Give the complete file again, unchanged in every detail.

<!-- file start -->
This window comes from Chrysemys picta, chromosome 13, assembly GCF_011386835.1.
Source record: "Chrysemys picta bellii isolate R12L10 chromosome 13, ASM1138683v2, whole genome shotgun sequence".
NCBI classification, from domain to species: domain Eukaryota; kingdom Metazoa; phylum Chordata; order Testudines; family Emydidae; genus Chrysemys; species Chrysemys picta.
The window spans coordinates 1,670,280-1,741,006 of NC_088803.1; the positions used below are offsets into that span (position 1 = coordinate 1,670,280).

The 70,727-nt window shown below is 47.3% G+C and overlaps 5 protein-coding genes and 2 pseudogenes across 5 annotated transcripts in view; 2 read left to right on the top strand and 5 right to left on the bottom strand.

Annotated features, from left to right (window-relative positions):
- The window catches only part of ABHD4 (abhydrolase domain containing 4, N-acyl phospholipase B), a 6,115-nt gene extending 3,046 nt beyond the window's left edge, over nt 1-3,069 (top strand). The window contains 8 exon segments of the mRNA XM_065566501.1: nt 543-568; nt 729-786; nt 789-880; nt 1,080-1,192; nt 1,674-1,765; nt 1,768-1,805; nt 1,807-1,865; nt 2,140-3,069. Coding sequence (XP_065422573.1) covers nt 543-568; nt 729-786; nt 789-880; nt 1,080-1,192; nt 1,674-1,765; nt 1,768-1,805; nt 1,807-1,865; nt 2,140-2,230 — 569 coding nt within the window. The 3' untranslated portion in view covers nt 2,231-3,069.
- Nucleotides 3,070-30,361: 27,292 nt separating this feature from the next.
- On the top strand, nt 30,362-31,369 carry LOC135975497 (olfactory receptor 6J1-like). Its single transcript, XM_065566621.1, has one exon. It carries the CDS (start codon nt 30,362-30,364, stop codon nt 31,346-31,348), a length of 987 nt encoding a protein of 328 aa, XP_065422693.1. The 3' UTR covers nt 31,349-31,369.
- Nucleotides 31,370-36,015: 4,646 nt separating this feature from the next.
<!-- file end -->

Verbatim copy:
This window comes from Chrysemys picta, chromosome 13, assembly GCF_011386835.1.
Source record: "Chrysemys picta bellii isolate R12L10 chromosome 13, ASM1138683v2, whole genome shotgun sequence".
NCBI classification, from domain to species: domain Eukaryota; kingdom Metazoa; phylum Chordata; order Testudines; family Emydidae; genus Chrysemys; species Chrysemys picta.
The window spans coordinates 1,670,280-1,741,006 of NC_088803.1; the positions used below are offsets into that span (position 1 = coordinate 1,670,280).

The 70,727-nt window shown below is 47.3% G+C and overlaps 5 protein-coding genes and 2 pseudogenes across 5 annotated transcripts in view; 2 read left to right on the top strand and 5 right to left on the bottom strand.

Annotated features, from left to right (window-relative positions):
- The window catches only part of ABHD4 (abhydrolase domain containing 4, N-acyl phospholipase B), a 6,115-nt gene extending 3,046 nt beyond the window's left edge, over nt 1-3,069 (top strand). The window contains 8 exon segments of the mRNA XM_065566501.1: nt 543-568; nt 729-786; nt 789-880; nt 1,080-1,192; nt 1,674-1,765; nt 1,768-1,805; nt 1,807-1,865; nt 2,140-3,069. Coding sequence (XP_065422573.1) covers nt 543-568; nt 729-786; nt 789-880; nt 1,080-1,192; nt 1,674-1,765; nt 1,768-1,805; nt 1,807-1,865; nt 2,140-2,230 — 569 coding nt within the window. The 3' untranslated portion in view covers nt 2,231-3,069.
- Nucleotides 3,070-30,361: 27,292 nt separating this feature from the next.
- On the top strand, nt 30,362-31,369 carry LOC135975497 (olfactory receptor 6J1-like). Its single transcript, XM_065566621.1, has one exon. It carries the CDS (start codon nt 30,362-30,364, stop codon nt 31,346-31,348), a length of 987 nt encoding a protein of 328 aa, XP_065422693.1. The 3' UTR covers nt 31,349-31,369.
- Nucleotides 31,370-36,015: 4,646 nt separating this feature from the next.